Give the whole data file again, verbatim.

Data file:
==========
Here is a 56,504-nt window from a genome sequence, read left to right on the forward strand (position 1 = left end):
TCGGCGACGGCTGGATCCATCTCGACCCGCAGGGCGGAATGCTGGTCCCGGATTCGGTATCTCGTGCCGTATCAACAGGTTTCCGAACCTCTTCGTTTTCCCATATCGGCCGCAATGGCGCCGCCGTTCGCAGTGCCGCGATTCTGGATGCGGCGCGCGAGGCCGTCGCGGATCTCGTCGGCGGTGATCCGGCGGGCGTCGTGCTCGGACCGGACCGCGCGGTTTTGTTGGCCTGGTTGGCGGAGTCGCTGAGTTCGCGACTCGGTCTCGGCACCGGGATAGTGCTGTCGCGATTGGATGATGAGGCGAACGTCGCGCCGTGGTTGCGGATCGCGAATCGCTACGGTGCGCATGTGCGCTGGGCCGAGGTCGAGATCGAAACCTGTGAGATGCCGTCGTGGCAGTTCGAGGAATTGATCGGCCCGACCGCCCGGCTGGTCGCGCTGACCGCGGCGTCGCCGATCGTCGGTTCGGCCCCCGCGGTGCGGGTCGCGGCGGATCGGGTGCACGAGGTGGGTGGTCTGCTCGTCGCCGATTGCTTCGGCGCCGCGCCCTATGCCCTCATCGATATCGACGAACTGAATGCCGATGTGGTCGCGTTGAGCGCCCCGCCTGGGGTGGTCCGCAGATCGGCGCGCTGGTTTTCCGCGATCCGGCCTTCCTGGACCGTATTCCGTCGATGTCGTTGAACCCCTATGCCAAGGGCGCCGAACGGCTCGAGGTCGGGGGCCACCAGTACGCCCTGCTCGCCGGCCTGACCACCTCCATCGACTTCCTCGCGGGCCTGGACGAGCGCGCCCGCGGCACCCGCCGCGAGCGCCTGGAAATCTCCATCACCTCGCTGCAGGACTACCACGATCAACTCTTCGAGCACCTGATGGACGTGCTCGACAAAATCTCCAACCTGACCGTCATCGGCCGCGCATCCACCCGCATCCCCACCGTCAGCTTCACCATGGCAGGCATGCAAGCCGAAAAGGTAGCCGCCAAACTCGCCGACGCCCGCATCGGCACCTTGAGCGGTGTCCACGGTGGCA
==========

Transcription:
Here is a 56,504-nt window from a genome sequence, read left to right on the forward strand (position 1 = left end):
TCGGCGACGGCTGGATCCATCTCGACCCGCAGGGCGGAATGCTGGTCCCGGATTCGGTATCTCGTGCCGTATCAACAGGTTTCCGAACCTCTTCGTTTTCCCATATCGGCCGCAATGGCGCCGCCGTTCGCAGTGCCGCGATTCTGGATGCGGCGCGCGAGGCCGTCGCGGATCTCGTCGGCGGTGATCCGGCGGGCGTCGTGCTCGGACCGGACCGCGCGGTTTTGTTGGCCTGGTTGGCGGAGTCGCTGAGTTCGCGACTCGGTCTCGGCACCGGGATAGTGCTGTCGCGATTGGATGATGAGGCGAACGTCGCGCCGTGGTTGCGGATCGCGAATCGCTACGGTGCGCATGTGCGCTGGGCCGAGGTCGAGATCGAAACCTGTGAGATGCCGTCGTGGCAGTTCGAGGAATTGATCGGCCCGACCGCCCGGCTGGTCGCGCTGACCGCGGCGTCGCCGATCGTCGGTTCGGCCCCCGCGGTGCGGGTCGCGGCGGATCGGGTGCACGAGGTGGGTGGTCTGCTCGTCGCCGATTGCTTCGGCGCCGCGCCCTATGCCCTCATCGATATCGACGAACTGAATGCCGATGTGGTCGCGTTGAGCGCCCCGCCTGGGGTGGTCCGCAGATCGGCGCGCTGGTTTTCCGCGATCCGGCCTTCCTGGACCGTATTCCGTCGATGTCGTTGAACCCCTATGCCAAGGGCGCCGAACGGCTCGAGGTCGGGGGCCACCAGTACGCCCTGCTCGCCGGCCTGACCACCTCCATCGACTTCCTCGCGGGCCTGGACGAGCGCGCCCGCGGCACCCGCCGCGAGCGCCTGGAAATCTCCATCACCTCGCTGCAGGACTACCACGATCAACTCTTCGAGCACCTGATGGACGTGCTCGACAAAATCTCCAACCTGACCGTCATCGGCCGCGCATCCACCCGCATCCCCACCGTCAGCTTCACCATGGCAGGCATGCAAGCCGAAAAGGTAGCCGCCAAACTCGCCGACGCCCGCATCGGCACCTTGAGCGGTGTCCACGGTGGCA